To cultivate a better future, grow a culture of reading

 
 
 

Imagine reading these words, but not understanding them. This is the reality for many in South Africa. When children are behind in their reading, it affects their personal growth, and all areas of society. Taryn Lock understands the power of words. She has committed her time to sharing the wonder of books with eager learners, opening up their world to new opportunities. “I realised there was so much joy in inspiring children to read,” Lock says. By helping youth go beyond their ABC’s, she is giving them an upper hand in life.

It all began in 2013 when Lock and her husband created and published their first book, Oaky and the Sun. They gave 40 copies to learners in Mitchells Plain, who were enamoured by the story. Their reaction planted the idea to keep this culture of reading growing. Recognising that most children don’t have access to good quality books either at home or at school, Lock co-founded READ to RISE. With the NPO, she illustrates and publishes stories for children around the country that speak to their experiences. Through this, kids have books they can relate to and call their own. The organisation also provides multilingual mini-libraries to schools, and visits classrooms to bring the stories to life. When children are surrounded by books, they are encouraged and motivated to read more. And when they do, they excel at school, and are able to become active citizens later on in life. “Reading is the first step to everything,” Lock says.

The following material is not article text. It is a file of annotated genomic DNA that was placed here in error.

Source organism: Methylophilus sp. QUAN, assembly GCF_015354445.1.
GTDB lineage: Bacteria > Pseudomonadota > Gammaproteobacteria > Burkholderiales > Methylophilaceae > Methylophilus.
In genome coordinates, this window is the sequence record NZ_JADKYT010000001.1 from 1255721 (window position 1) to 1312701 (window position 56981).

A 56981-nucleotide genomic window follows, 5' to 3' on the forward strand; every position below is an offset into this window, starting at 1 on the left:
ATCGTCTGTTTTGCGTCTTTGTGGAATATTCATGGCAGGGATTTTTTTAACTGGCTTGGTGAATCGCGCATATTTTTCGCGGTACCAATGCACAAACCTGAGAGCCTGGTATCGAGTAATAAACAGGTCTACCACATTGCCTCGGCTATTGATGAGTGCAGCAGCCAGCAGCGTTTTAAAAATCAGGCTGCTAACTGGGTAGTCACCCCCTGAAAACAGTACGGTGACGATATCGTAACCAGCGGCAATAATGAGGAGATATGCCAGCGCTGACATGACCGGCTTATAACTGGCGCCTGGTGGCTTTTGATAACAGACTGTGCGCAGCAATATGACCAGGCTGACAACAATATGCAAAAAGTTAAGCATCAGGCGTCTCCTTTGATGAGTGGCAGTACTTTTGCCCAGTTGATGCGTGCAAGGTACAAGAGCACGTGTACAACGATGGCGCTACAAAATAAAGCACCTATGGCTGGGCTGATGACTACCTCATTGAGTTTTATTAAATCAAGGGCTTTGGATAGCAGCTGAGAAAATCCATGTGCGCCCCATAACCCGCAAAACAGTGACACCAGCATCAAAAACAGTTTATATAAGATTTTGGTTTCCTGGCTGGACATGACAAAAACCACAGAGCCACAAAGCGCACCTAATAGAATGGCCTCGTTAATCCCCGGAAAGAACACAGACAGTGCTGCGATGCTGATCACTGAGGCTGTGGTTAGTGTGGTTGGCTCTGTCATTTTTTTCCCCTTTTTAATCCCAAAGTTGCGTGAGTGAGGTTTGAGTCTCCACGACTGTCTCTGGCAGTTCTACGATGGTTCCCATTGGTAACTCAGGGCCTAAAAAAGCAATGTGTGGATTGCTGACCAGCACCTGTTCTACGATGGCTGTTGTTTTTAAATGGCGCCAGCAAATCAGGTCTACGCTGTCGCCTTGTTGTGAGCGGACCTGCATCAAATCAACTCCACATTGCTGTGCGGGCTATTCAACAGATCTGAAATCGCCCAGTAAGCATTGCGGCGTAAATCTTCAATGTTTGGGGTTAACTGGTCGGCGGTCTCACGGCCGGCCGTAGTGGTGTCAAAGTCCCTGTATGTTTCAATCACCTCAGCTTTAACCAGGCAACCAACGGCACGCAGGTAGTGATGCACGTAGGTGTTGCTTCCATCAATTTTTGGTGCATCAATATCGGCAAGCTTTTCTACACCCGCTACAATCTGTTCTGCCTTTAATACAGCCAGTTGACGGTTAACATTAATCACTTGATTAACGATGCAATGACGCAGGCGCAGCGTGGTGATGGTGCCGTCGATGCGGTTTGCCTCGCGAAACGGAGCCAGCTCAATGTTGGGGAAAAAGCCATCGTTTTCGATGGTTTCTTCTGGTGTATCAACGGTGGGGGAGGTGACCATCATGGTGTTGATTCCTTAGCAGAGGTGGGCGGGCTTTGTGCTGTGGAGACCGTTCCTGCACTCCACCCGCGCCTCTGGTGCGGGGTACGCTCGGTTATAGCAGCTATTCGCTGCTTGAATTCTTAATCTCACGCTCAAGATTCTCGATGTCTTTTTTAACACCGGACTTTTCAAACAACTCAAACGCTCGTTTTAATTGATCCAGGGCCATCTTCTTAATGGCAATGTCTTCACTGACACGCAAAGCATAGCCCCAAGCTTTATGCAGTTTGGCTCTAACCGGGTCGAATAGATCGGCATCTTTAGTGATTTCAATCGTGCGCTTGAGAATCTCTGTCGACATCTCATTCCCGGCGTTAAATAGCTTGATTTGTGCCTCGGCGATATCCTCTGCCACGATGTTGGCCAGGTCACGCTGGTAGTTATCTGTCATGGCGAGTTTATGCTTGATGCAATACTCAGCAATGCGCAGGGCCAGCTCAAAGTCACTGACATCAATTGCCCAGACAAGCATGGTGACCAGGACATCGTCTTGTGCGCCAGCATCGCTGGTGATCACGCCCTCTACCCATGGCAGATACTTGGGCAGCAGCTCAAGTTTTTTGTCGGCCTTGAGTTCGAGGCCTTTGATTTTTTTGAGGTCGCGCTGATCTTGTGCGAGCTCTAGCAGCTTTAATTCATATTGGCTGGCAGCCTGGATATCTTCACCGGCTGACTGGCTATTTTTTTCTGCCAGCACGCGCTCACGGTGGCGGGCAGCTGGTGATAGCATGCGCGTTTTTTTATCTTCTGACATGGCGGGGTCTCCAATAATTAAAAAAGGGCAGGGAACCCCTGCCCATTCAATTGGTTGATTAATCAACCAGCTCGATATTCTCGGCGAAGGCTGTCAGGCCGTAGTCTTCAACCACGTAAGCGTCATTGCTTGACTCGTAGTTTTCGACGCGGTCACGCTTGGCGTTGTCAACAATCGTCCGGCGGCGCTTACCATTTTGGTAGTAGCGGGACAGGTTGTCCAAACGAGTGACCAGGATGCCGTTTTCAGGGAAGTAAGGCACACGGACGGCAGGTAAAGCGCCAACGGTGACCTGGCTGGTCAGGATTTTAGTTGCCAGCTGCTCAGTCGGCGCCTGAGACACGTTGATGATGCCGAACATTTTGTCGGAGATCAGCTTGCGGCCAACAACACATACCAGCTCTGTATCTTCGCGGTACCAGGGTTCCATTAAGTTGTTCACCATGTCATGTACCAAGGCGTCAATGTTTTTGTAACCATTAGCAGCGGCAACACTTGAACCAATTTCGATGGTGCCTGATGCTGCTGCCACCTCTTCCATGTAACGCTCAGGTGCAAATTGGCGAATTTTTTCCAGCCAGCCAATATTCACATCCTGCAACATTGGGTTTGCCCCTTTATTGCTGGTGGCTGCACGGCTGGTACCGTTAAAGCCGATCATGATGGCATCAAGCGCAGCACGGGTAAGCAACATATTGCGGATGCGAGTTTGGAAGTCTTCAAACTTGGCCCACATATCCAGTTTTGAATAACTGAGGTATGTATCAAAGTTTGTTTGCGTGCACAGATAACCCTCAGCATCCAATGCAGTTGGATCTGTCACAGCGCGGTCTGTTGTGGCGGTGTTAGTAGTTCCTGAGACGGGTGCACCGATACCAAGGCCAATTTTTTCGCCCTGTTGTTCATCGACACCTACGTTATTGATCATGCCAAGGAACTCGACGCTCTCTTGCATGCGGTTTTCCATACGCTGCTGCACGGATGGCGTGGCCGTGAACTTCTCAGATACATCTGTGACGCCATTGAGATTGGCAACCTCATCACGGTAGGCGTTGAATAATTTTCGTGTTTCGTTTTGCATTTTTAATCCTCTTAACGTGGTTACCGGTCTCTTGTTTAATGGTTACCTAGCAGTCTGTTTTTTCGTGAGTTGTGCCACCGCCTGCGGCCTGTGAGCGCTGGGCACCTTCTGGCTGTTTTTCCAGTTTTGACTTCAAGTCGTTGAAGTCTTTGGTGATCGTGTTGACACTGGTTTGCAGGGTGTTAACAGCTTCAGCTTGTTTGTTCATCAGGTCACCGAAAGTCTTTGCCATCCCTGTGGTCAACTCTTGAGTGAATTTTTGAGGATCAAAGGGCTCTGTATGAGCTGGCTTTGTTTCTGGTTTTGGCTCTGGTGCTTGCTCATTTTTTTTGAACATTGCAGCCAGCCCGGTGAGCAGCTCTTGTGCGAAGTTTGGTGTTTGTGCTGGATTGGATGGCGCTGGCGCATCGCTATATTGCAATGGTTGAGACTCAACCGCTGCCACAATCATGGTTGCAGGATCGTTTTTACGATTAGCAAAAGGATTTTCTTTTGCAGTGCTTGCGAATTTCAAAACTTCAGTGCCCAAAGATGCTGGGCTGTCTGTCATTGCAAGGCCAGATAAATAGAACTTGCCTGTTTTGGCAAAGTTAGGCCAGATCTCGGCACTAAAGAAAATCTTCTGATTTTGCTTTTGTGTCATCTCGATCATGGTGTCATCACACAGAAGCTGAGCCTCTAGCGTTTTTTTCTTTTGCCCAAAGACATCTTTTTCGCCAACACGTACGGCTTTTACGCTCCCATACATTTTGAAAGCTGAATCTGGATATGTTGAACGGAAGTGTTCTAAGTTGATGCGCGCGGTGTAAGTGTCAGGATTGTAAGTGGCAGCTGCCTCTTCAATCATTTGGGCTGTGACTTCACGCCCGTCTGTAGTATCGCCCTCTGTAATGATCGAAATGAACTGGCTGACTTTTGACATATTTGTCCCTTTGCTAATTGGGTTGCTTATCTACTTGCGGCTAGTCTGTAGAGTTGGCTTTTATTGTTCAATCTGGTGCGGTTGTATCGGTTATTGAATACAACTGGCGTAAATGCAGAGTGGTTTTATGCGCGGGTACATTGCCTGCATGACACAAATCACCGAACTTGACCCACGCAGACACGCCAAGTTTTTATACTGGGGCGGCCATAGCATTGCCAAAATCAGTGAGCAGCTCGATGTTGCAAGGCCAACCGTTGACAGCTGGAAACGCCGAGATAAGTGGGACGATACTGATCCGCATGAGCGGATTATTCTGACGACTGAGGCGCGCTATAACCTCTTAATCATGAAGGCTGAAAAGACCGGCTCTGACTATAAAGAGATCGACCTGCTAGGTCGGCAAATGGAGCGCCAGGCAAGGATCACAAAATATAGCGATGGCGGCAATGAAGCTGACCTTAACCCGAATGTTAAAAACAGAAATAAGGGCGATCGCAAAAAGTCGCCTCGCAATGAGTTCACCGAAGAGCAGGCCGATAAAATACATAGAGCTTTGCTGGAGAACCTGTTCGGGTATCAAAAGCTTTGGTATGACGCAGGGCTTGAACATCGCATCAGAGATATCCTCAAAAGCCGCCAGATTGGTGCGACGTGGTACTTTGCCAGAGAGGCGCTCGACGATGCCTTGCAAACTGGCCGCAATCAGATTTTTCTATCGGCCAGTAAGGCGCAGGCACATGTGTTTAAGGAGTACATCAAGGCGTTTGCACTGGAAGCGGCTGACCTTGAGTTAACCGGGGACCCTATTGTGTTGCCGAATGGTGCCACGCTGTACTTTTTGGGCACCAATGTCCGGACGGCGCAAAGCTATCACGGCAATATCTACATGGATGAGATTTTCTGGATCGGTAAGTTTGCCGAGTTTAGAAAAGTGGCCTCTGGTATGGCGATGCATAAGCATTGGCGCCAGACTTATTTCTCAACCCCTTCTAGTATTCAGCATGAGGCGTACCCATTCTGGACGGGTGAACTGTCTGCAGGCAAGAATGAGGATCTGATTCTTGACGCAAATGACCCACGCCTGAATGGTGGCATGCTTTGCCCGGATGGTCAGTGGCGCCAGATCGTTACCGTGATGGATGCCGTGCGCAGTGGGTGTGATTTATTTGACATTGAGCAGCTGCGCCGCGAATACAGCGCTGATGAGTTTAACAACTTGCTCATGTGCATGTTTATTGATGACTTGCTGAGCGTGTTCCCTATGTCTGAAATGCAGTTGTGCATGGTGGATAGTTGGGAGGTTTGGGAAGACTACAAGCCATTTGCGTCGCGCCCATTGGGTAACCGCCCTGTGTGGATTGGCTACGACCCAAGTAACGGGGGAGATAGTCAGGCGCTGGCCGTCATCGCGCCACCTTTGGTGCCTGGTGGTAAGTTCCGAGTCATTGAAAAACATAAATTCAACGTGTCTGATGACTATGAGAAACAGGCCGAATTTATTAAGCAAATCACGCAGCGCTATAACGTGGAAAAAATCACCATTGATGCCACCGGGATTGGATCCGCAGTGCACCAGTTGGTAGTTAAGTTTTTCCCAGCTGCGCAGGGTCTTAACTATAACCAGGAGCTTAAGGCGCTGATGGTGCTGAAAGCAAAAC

The social activist has made huge strides to advance literacy and make reading fun for children around South Africa. So far, she’s given over 70 000 children their own book. In 2014, Lock was named one of the Mail & Guardian’s 200 Young South Africans, and this year is part of the Obama Foundation Leaders: Africa programme. Through her work, she’s uplifting a generation of leaders. Lock’s dedication to the written word has laid the groundwork for promising futures for children. “The ability to read is in all of us,” she says. “By learning to read, you can do anything.”